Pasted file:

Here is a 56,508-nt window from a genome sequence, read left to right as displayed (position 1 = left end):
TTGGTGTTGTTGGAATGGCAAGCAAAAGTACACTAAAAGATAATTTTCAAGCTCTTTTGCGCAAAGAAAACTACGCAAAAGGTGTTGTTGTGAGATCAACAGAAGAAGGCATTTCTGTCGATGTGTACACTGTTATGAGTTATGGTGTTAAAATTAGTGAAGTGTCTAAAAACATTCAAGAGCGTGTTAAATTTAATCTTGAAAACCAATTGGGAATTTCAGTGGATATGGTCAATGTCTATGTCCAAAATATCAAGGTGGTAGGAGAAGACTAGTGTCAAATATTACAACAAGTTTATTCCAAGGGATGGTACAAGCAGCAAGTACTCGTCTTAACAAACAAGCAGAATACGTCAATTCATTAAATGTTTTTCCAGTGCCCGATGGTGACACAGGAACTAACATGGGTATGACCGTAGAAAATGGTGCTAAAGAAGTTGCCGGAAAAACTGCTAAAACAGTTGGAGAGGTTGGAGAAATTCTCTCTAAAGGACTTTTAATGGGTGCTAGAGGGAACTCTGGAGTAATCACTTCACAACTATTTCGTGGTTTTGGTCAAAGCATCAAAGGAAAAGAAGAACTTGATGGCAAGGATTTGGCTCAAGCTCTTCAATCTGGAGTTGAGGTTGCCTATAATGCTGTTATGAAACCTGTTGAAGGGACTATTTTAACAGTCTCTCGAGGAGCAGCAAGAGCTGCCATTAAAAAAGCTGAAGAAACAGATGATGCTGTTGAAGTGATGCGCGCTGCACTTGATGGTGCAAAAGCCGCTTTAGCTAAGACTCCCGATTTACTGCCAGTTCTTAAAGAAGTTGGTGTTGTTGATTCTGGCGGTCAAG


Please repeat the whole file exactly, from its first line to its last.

Here is a 56,508-nt window from a genome sequence, read left to right as displayed (position 1 = left end):
TTGGTGTTGTTGGAATGGCAAGCAAAAGTACACTAAAAGATAATTTTCAAGCTCTTTTGCGCAAAGAAAACTACGCAAAAGGTGTTGTTGTGAGATCAACAGAAGAAGGCATTTCTGTCGATGTGTACACTGTTATGAGTTATGGTGTTAAAATTAGTGAAGTGTCTAAAAACATTCAAGAGCGTGTTAAATTTAATCTTGAAAACCAATTGGGAATTTCAGTGGATATGGTCAATGTCTATGTCCAAAATATCAAGGTGGTAGGAGAAGACTAGTGTCAAATATTACAACAAGTTTATTCCAAGGGATGGTACAAGCAGCAAGTACTCGTCTTAACAAACAAGCAGAATACGTCAATTCATTAAATGTTTTTCCAGTGCCCGATGGTGACACAGGAACTAACATGGGTATGACCGTAGAAAATGGTGCTAAAGAAGTTGCCGGAAAAACTGCTAAAACAGTTGGAGAGGTTGGAGAAATTCTCTCTAAAGGACTTTTAATGGGTGCTAGAGGGAACTCTGGAGTAATCACTTCACAACTATTTCGTGGTTTTGGTCAAAGCATCAAAGGAAAAGAAGAACTTGATGGCAAGGATTTGGCTCAAGCTCTTCAATCTGGAGTTGAGGTTGCCTATAATGCTGTTATGAAACCTGTTGAAGGGACTATTTTAACAGTCTCTCGAGGAGCAGCAAGAGCTGCCATTAAAAAAGCTGAAGAAACAGATGATGCTGTTGAAGTGATGCGCGCTGCACTTGATGGTGCAAAAGCCGCTTTAGCTAAGACTCCCGATTTACTGCCAGTTCTTAAAGAAGTTGGTGTTGTTGATTCTGGCGGTCAAG